EuroCham, the largest Western business association in Cambodia, recently published its first “White Book”, an annual publication that is intended to constructively engage the government on legal, regulatory, and administrative issues most important to advancing the ease of doing business in Cambodia and attracting more foreign investment.
The White Book presents a set of policy proposals intended to assist the government in improving the ease of doing business and to constructively address issues identified by its members that EuroCham believes represents the perception and aspirations of compliant investors.
In September of 2015, EuroCham surveyed its members in its first annual EuroCham Business Confidence Survey. A majority of companies surveyed reported they had met their financial targets over the last year, however, only 13 per cent considered Cambodia to be more competitive than other Southeast Asian countries.
Member companies contributing their input to the White Book also expressed their concern about unfair competition as the single most cited deterrent to expanded investment, and called for the need for more formalisation of the business environment.
Members contributing their input to the White Book also reinforced the need to address this issue and welcomed simplification of bureaucratic procedures and improved communication between the public and private sector.
It was my great pleasure to be part of the Taxation Committee, which with the increased introduction of new laws, processes and procedures, and heightened enforcement and oversight, has required companies to invest more attention and effort to comply with the changes in the Law on Taxation.
The Committee, together with input from the membership, consolidated the issues into five priority topics. They were tax registration, withhold tax, value-added tax, tax on profit, and minimum tax and tax administration. As is the intention of the White Book, constructive solutions to the concerns identified were offered for the government to consider.
With respect to Tax Registration, the White Book highlighted the difficulties some companies had with Prakas 1139 which introduced revisions to the tax registration process. In particular, the requirement for the principal, being either the Chairman or Sole Shareholder, to physically present themselves to the General Department of Taxation (GDT) to have a photo taken and have their fingerprints scanned.
Prakas 496, issued in April, provides an alternative to the chairperson/owner of foreign nationality who resides outside of Cambodia and cannot come to have their photo taken and finger prints scanned.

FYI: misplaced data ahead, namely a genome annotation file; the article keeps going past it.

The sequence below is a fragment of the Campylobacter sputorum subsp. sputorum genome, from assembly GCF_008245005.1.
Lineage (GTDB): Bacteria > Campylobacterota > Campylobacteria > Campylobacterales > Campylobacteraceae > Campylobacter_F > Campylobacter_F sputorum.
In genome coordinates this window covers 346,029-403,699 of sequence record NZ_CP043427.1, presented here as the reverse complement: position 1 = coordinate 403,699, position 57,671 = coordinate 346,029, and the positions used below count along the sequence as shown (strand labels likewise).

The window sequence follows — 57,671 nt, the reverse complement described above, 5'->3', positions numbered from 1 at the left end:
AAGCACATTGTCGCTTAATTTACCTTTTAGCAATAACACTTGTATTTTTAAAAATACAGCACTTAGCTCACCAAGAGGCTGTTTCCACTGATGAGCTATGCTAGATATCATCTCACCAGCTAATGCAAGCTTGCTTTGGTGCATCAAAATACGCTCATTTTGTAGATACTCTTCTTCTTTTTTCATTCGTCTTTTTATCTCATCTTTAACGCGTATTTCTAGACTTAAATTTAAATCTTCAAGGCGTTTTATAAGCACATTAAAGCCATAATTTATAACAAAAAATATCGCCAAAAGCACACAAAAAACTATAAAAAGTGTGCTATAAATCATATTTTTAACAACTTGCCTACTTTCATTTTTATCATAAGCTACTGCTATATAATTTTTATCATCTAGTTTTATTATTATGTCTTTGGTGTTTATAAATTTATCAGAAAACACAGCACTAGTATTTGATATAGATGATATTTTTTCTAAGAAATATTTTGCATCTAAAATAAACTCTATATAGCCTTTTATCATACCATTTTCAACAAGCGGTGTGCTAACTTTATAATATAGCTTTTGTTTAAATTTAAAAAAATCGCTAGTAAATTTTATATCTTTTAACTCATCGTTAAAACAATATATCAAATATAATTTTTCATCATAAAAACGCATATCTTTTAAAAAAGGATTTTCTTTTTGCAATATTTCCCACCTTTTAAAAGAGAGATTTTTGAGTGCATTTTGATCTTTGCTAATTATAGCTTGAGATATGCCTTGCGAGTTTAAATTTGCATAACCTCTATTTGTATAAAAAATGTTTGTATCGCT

Under that scenario, a power of attorney may be granted to a representative in the company’s board of directors to meet the requirements on behalf of the chairperson/owner.
This was a key recommendation in the White Book. An additional recommendation was for the GDT to consider accepting digital photographs and fingerprints, verified by foreign authorities.
Although tax reforms have been introduced to register more businesses into the tax regime, a majority of service providers still remain unregistered. Registered businesses that receive payments from businesses unable to provide a valid VAT receipt are required to withhold 15 per cent from the payment, which is to be paid as withholding tax in the tax filing.
Unregistered businesses are rarely prepared to accept a proportion of their fee to be withheld and as a result, the tax-compliant company ends up paying 115 per cent of the fee. In this case, the provision places an additional tax burden on compliant businesses and unfairly advantages non-compliant businesses. The White Book recommended reconsidering or even abolishing the principle of withholding tax on services.
The issues raised with respect to VAT centred around the qualification of zero-rating for exports, as the exporter of the service has to be able to demonstrate that the service provided was consumed outside of Cambodia. The recommendation offered was for the government to provide more specific guidance and to provide a more generous definition to help attract investment in the export sector.
Other salient recommendations were more tax incentives for qualified investment projects, allowing an allowance for entertainment expenses which are currently not tax-deductible, and revising requirements for invoicing in consideration of the difficulties businesses are having in complying with the recent GDT Instruction No. 1127, which introduced a Khmer language and customer signature requirement, and supplier compliance with the instruction in order to claim the expense and VAT credit.
The White Book is available on EuroCham’s website in both Khmer and English. The reception from the government has been very positive, and EuroCham looks forward to further engagement with the government in finding constructive solutions on the issued presented in the White Book.
Anthony Galliano is Chair of the Tax Committee of EuroCham and CEO of CIM